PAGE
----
Unlike the example of nuclear physics, the work on global warming has been criticized strongly. As is the case in all scientific studies, we have to recognize that the results of these studies are provisional. The predictions of future conditions on the planet based on the analyses of the data sets and on the modeling studies may turn out to be wrong, but no one has as yet shown that they are wrong. That is important.

No one has shown that the correlation between temperature measurements taken since the early 19th Century and the emission of C02 is spurious and for that reason we should not infer that human activities are causing global warming. No one has developed computer models that predict that CO2 emissions will not cause global warming in the future. And no one has developed a theory of atmospheric chemistry that shows that CO2 emissions could not cause warming. Yet critics of the results of climate research persist.

Those who express doubts about global warming have no evidence to substantiate their claims, so they are reduced to complaining that the studies indicating warming is occurring are not conclusive. For example, they claim that the correlation between rising temperatures and CO2 emissions does not prove a causal relationship between the two sets of data. This is certainly true, but Biologists working at the Tobacco Research Institute once made the same argument about relationships between smoking and lung cancer. Or, the critics of global warming complain that the computer models that predict serious warming in the future unless CO2 emissions are reduced do not take into account everything that could affect the climate, so the models' predictions cannot be trusted. They do not mention that those who build and use the models are aware of their limitations, and have developed ways to determine by how much the limitations affect the reliability of the models' predictions.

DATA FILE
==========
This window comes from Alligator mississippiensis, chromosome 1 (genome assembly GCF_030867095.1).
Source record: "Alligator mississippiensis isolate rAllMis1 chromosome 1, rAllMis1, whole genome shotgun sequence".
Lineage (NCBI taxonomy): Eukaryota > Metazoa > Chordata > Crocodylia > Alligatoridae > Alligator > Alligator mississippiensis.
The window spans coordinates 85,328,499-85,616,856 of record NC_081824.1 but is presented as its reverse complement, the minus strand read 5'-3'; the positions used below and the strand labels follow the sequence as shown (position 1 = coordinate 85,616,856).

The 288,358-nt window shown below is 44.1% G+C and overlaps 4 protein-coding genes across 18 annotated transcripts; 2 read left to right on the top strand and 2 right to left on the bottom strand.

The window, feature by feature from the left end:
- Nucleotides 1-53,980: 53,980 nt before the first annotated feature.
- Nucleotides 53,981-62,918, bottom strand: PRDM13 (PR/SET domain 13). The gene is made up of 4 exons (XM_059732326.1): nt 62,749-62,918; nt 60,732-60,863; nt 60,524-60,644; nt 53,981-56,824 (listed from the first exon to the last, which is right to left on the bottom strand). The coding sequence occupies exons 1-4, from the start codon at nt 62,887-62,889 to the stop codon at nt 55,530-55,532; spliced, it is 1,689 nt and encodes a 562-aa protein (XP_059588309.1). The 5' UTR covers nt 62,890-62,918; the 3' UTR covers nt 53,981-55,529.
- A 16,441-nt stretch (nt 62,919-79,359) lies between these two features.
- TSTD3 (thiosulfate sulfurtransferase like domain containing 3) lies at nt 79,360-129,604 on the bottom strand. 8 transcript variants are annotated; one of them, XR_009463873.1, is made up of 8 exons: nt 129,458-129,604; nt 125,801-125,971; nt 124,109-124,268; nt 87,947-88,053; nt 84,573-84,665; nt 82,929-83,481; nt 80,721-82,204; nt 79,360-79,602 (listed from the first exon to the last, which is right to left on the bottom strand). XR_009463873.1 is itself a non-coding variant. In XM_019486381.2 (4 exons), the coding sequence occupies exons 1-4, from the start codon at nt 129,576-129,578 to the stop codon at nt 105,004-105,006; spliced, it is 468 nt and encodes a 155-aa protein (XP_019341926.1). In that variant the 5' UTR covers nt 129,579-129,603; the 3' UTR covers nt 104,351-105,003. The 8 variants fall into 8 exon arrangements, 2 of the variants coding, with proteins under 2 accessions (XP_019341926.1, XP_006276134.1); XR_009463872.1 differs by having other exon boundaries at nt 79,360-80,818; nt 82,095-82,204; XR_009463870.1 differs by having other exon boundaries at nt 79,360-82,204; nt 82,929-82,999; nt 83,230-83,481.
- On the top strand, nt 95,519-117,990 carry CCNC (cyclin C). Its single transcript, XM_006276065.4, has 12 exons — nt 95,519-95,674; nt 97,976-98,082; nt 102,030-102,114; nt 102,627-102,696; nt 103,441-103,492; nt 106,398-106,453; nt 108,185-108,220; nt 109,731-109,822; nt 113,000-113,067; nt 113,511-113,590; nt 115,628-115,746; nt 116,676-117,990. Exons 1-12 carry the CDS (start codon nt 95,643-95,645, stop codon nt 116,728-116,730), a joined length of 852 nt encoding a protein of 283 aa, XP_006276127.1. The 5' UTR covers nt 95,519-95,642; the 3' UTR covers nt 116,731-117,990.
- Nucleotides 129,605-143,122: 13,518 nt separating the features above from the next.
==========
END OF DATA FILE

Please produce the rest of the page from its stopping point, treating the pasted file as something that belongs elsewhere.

Because implementation of the recommendations of the U.N. report dealing with global warming will require serious societal changes, those who refuse to accept the conclusions of the report usually base their reluctance on the need for absolute certainty that the changes are warranted. Due to the costs of the changes, they require that the scientists be absolutely correct before they will consider implementing the recommendations. Of course, that assurance will never come. It is interesting to note that editorial positions in Conservative media outlets, which deplore any attempts to deal with the threat of global warming, also contend that if there is one chance in a thousand that terrorists will attack the U.S. again, we should spend billions of dollars to ferret them out and prevent the attack. This inconsistency in the use of the "precautionary principle" suggests that a great deal of "compartmentalizing" occurs in the minds of some people.

How do we get the general public to understand that the assurance they require is not possible and that definitive statements about complex phenomena are usually the result of oversimplifying the topics? How do we get the public to become comfortable with the idea that even if scientific knowledge is provisional, it is not necessarily wrong? How do we get people to accept the idea that policy decisions made on the basis of a provisional understanding of a process is not foolhardy because the provisional understanding is the best that can exist with the current state of knowledge?